- Hardcover: 776 pages
- Publisher: The MIT Press; 1 edition (October 1, 2001)
- Language: English
- ISBN-10: 0262232197
- ISBN-13: 978-0262232197
- Product Dimensions: 8 x 1.5 x 9 inches
- Shipping Weight: 3.1 pounds
- Average Customer Review: 48 customer reviews
- Amazon Best Sellers Rank: #513,630 in Books (See Top 100 in Books)
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Econometric Analysis of Cross Section and Panel Data 1st Edition
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I highly recommend this book for graduate classes in econometrics. We have used it at MIT and the students find it extremely helpful. Wooldridge covers topics in a highly readable and insightful way.(Jerry Hausman, John and Jennie S. MacDonald Professor of Economics, MIT)
In this leading econometrics textbook, Wooldridge offers a very good explanation of the basics of the field--making it a great resource for econometrics students -- and a contemporary treatment of many important topics, making it a wonderful reference for researchers as well. The new edition provides clear explanations of many recent developments.(Whitney Newey, Jane Berkowitz Carlton and Dennis William Carlton Professor of Microeconomics, MIT)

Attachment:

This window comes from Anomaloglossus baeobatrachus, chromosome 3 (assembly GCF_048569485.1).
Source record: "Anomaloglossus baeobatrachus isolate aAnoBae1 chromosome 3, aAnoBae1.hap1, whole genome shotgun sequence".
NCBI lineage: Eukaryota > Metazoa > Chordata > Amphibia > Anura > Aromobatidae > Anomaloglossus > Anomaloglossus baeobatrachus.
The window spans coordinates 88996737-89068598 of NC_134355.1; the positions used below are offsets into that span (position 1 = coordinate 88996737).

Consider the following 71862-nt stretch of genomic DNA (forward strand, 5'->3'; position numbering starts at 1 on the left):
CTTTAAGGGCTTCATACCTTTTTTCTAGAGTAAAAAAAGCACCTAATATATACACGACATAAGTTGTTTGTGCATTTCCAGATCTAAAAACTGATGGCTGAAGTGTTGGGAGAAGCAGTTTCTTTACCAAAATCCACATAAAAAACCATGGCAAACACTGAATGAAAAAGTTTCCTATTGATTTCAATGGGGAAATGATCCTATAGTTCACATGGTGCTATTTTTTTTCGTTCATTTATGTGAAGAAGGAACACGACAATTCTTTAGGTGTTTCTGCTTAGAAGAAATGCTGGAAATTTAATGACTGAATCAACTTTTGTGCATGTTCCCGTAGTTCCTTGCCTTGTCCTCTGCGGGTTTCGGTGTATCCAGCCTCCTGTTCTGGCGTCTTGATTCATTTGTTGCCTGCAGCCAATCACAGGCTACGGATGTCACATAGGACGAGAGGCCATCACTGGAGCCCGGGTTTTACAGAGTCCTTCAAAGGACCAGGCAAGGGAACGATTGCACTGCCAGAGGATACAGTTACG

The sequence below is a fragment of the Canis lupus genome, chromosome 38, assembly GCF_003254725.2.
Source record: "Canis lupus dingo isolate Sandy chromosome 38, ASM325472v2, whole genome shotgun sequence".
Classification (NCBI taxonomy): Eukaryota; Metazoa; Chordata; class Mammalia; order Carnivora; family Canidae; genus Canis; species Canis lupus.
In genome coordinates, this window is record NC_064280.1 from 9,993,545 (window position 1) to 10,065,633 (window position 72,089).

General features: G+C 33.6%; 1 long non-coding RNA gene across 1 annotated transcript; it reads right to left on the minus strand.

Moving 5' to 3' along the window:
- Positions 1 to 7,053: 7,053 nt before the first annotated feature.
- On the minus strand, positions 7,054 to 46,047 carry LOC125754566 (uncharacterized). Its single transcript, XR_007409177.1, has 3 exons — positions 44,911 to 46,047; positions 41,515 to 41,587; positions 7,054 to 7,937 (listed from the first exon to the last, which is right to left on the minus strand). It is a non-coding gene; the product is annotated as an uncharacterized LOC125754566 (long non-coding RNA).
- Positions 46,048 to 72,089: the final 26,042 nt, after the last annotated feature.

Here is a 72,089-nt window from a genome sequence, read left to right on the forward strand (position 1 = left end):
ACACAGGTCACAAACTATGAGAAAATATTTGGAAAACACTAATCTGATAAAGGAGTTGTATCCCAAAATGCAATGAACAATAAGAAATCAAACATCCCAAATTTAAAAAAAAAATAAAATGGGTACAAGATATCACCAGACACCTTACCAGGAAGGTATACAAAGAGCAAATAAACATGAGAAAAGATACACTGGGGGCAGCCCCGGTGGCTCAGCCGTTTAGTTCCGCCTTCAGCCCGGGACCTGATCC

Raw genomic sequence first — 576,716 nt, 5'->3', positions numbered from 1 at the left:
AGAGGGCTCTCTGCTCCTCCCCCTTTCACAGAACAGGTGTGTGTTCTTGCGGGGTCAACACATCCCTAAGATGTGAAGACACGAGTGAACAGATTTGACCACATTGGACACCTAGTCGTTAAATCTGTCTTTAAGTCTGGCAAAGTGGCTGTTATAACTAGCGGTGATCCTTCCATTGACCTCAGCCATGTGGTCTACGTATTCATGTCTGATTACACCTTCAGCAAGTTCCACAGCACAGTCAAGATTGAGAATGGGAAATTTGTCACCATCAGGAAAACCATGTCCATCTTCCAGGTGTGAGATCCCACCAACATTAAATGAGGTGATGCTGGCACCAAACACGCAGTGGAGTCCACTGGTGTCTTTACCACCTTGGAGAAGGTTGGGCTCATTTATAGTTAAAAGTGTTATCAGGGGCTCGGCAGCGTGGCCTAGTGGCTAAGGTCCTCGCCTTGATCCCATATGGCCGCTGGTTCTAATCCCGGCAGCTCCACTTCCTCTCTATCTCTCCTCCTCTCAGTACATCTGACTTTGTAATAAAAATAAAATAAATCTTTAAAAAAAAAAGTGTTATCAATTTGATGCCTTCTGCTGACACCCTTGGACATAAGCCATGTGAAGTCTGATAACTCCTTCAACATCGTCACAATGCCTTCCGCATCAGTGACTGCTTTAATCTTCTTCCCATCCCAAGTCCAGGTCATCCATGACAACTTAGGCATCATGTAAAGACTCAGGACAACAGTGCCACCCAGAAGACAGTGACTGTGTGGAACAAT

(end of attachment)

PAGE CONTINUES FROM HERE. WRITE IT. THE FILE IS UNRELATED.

This second edition provides a comprehensive, accessible, and updated treatment of cross section and panel data methods. The book is full of useful insights, applications, and worked problems. It will serve as an invaluable textbook and reference for graduate students and researchers alike.(Richard Blundell, Institute for Fiscal Studies, University College London) --This text refers to the Unknown Binding edition.
About the Author
Jeffrey M. Wooldridge is University Distinguished Professor of Economics at Michigan State University and a Fellow of the Econometric Society.
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Top customer reviews
I envy the reviewers who call the book intuitive or an introduction. I cannot imagine using this book as an introductory textbook even at the doctoral level. This book is invaluable for someone who already has a good understanding of econometrics and wants a lot of detail and guidance in one place. I wouldn't want to live without it. But I don't think I would have been ready for it until after the second class in my doctoral econometrics sequence, or possibly the third.
Several reviewers have complained about the lack of graphs. I haven't missed them, because the equations and text are very clear.
Even if this book were as expensive as other PhD econometric books I would highly recommend it. However, as that it is 1/3 to 1/4 the price of other textbooks I think it is an exceptional deal.